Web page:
Post-2020 CBD

Global Biodiversity Framework (GBF)


NeFo berichtet regelmäßig über den aktuellen Stand der Verhandlungen.


 Hintergrund

Das Übereinkommen über die biologische Vielfalt (Convention on Biological Diversity – CBD) hatte im Jahr 2010 ein strategisches Rahmenwerk verabschiedet, das wichtige Ursachen des Biodiversitätsverlusts adressiert und Wege aufzeigt, diese Ursachen zu bekämpfen (Strateggic Plan for Biodiversity 2011-2020). Die enthaltenen Aichi-Biodiversitätsziele sind die bisher wichtigsten globalen Vorgaben für die Erhaltung der Biodiversität. Zu diesen Zielen und zu ihrer nationalen Umsetzung haben sich damals 194 Vertragsstaaten bekannt. Der aktuell gültige Strategische Plan der CBD lief Ende 2020 aus, und die meisten der 20 Aichi-Ziele wurden bis zum Fristende weit verfehlt. Dies zeigen sowohl der 2019 veröffentlichte Globale Bericht des Weltbiodiversitätsrats IPBES als auch der globale Biodiversitätsausblicks (GBO-5) der CBD. Vor diesem Hintergrund wird aktuell intensiv über die Ausgestaltung eines globalen Rahmens für die biologische Vielfalt für die Zeit nach 2020 (Global Biodiversity Framework – GBF) diskutiert.


CBD Prozess A
Am 12. Juli 2021 legte das CBD-Sekretariat einen ersten detaillierten Entwurf für neue internationale Naturschutzziele vor (First Draft of Post-2020 GBF, siehe auch entsprechende CBD-Pressemitteilung).

Ein finaler Beschluss zum GBF wird durch die nächste CBD-Vertragsstaatenkonferenz (CBD COP-15) im Herbst 2021 in Kunming (China) erwartet. Ausführliche Informationen dazu auf der offiziellen Seite der CBD: https://www.cbd.int/. Updates findet man auch in den CBD-Bekanntmachungen.

 Der erste Enwurf: „First Draft“

21 Action targets_CBD_First Draft

Im Juli 2021 wurde ein erster detaillierter Entwurf für ein globales post-2020 Biodiveristäts-Rahmenwerk vorgelegt (First Draft). Demnach ist dieses Rahmenwerk aus mehreren Komponenten aufgebaut, und zwar aus einer Vision für 2050 und einer Mission für 2030, vier übergeordneten Zielstellungen ('Goals') mit insgesamt zehn Meilensteinen) sowie 21 konkreten Aktionszielen ('Action Targets').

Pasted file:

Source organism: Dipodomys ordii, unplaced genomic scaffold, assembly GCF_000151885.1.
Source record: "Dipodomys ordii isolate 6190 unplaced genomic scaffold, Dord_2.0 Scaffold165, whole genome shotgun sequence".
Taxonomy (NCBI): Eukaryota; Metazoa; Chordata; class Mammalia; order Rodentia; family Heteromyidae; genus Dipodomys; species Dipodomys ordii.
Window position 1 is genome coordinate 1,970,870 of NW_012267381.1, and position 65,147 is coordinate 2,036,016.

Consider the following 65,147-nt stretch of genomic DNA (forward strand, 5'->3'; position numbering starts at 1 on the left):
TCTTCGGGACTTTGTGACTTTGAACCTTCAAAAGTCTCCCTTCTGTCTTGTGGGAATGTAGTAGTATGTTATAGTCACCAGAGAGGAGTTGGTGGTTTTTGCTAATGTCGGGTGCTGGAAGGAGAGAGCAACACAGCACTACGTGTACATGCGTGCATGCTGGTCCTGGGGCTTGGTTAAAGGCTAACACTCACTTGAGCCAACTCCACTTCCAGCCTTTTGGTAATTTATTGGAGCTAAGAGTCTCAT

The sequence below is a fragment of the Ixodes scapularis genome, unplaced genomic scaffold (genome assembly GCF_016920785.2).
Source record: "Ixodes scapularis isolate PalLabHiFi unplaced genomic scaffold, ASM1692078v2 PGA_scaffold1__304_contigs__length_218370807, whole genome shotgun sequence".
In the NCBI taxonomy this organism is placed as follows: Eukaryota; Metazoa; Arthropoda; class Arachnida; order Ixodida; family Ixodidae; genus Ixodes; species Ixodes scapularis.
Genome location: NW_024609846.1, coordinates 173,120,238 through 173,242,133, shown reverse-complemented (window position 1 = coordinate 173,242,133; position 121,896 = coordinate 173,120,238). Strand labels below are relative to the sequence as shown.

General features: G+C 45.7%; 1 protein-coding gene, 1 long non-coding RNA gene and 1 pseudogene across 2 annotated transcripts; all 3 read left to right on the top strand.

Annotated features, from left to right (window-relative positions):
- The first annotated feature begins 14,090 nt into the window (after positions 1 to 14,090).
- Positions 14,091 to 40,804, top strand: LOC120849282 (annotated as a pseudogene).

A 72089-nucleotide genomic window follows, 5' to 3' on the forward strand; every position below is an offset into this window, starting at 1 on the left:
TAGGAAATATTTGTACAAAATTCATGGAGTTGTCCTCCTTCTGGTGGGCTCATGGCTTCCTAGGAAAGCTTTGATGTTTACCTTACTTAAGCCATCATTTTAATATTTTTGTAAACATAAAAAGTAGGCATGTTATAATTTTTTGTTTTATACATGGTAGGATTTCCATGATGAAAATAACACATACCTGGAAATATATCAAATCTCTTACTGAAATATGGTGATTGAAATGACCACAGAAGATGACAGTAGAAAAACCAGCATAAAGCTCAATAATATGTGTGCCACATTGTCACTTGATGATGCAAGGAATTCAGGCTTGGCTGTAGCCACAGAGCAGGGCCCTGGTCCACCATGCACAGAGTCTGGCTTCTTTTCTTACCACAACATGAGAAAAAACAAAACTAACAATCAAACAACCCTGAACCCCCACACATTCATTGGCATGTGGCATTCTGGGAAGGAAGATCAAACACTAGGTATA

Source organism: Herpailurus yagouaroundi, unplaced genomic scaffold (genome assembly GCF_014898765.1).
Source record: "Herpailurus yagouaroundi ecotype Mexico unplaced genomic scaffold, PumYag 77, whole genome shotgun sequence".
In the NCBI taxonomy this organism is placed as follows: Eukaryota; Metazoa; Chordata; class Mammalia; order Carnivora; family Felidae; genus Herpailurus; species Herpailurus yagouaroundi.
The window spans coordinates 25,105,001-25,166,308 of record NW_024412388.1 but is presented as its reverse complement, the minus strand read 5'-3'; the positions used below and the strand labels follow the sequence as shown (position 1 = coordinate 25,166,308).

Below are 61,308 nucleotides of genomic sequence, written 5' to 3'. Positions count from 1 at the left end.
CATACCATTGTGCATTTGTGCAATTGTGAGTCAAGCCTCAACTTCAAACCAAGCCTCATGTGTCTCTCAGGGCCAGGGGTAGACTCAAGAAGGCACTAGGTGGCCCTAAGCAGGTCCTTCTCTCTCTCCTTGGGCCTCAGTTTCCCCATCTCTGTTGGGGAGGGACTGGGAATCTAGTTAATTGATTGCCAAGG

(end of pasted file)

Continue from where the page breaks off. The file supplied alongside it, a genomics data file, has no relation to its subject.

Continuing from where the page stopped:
21 Action Targets

  • Reducing threats to biodiversity

Target 1
Ensure that all land and sea areas globally are under integrated biodiversity-inclusive spatial planning addressing land- and sea-use change, retaining existing intact and wilderness areas.

Target 2
Ensure that at least 20 per cent of degraded freshwater, marine and terrestrial ecosystems are under restoration, ensuring connectivity among them and focusing on priority ecosystems.

Target 3
Ensure that at least 30 per cent globally of land areas and of sea areas, especially areas of particular importance for biodiversity and its contributions to people, are conserved through effectively and equitably managed, ecologically representative and well-connected systems of protected areas and other effective area-based conservation measures, and integrated into the wider landscapes and seascapes.

Target 4
Ensure active management actions to enable the recovery and conservation of species and the genetic diversity of wild and domesticated species, including through ex situ conservation, and effectively manage human-wildlife interactions to avoid or reduce human-wildlife conflict.